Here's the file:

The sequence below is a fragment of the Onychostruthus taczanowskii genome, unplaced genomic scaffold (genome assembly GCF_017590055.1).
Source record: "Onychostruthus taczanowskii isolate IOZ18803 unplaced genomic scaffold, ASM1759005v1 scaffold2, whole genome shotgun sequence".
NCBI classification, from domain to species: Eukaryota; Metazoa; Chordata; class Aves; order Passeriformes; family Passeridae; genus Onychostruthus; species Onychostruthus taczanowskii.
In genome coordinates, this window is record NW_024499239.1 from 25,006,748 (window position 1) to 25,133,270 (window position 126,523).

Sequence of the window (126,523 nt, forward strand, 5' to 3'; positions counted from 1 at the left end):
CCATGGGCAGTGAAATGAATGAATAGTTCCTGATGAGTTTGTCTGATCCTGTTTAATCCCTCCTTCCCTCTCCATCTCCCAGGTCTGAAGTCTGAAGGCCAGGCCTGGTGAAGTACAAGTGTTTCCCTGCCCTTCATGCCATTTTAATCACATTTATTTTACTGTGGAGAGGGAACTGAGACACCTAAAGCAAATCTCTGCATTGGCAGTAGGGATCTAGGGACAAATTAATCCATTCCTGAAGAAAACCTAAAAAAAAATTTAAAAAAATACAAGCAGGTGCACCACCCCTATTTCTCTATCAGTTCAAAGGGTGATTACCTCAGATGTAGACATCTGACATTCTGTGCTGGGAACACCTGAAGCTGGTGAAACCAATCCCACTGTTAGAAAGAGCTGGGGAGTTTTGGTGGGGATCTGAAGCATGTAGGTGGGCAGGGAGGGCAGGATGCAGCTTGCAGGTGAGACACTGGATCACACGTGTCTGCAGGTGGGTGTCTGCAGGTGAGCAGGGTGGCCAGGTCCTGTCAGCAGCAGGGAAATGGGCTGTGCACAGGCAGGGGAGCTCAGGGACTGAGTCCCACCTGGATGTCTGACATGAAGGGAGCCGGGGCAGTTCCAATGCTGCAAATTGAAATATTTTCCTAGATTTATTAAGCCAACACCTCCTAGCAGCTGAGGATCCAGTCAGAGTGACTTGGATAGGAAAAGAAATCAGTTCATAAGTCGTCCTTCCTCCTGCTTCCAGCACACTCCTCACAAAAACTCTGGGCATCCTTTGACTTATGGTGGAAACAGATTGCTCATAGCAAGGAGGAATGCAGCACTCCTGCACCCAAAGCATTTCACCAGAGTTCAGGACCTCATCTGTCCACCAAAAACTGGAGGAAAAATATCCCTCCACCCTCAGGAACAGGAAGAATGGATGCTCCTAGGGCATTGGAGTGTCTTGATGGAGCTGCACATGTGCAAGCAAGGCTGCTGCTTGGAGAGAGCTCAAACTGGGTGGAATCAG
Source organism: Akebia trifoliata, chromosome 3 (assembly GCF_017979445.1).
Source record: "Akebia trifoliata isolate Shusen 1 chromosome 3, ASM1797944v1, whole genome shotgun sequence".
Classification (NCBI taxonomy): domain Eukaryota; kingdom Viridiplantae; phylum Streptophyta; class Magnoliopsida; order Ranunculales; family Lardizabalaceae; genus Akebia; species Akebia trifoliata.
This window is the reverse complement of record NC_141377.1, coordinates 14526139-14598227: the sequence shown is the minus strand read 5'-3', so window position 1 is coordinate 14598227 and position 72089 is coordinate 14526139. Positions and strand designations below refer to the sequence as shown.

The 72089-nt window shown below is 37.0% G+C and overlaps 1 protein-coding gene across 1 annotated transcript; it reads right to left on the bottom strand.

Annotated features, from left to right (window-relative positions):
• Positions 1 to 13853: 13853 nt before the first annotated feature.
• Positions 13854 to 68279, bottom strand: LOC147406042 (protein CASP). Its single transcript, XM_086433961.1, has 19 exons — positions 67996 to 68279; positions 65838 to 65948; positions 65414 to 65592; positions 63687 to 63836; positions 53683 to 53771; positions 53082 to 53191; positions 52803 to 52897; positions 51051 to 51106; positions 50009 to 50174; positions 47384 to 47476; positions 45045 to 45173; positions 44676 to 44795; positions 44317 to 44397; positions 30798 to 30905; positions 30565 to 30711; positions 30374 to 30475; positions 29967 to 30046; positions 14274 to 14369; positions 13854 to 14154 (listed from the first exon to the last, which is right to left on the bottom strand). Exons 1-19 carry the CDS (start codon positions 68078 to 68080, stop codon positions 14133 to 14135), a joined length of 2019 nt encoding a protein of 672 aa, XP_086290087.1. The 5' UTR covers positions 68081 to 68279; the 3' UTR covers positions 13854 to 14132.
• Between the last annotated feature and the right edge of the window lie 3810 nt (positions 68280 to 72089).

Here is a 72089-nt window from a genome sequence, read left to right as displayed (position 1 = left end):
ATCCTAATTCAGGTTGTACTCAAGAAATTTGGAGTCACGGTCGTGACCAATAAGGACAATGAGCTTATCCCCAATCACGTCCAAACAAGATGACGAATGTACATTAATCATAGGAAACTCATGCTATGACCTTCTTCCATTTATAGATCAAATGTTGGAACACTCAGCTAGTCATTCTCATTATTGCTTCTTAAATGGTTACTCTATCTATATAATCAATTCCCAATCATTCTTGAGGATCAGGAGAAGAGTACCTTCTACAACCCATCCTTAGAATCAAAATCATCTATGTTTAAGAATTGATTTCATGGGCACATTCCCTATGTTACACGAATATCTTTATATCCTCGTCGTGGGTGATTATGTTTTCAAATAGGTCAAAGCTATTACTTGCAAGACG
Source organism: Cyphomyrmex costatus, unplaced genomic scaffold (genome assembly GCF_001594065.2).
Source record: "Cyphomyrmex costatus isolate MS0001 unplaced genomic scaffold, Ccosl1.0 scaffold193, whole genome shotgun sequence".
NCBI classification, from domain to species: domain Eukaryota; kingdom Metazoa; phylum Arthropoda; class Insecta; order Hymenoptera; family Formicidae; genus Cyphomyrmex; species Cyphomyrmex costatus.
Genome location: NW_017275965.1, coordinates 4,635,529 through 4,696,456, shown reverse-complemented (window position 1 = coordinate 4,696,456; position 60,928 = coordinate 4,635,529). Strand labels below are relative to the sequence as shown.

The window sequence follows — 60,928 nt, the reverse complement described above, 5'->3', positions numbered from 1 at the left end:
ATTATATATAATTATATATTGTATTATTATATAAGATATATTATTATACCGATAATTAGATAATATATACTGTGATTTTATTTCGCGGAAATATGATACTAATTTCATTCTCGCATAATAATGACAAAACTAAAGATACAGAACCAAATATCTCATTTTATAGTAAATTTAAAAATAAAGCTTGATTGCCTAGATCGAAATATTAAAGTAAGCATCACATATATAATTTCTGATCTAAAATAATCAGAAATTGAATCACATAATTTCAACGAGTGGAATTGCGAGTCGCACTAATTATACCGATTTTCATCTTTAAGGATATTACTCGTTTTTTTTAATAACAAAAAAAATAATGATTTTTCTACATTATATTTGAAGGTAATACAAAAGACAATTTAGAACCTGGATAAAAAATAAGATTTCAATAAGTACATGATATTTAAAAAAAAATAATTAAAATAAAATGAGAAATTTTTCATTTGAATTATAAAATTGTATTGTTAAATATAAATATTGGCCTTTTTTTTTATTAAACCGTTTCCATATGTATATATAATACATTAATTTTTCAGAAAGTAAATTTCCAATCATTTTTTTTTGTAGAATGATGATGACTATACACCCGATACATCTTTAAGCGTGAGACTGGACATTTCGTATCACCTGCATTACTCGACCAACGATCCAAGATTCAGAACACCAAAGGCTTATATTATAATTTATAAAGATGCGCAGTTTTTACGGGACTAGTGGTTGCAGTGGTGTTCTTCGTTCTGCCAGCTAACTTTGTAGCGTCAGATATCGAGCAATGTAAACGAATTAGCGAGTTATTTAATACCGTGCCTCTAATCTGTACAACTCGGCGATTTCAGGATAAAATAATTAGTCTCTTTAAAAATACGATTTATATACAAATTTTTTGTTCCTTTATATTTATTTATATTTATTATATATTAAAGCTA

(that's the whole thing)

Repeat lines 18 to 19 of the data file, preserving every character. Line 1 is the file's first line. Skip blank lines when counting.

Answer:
Source organism: Cyphomyrmex costatus, unplaced genomic scaffold (genome assembly GCF_001594065.2).
Source record: "Cyphomyrmex costatus isolate MS0001 unplaced genomic scaffold, Ccosl1.0 scaffold193, whole genome shotgun sequence".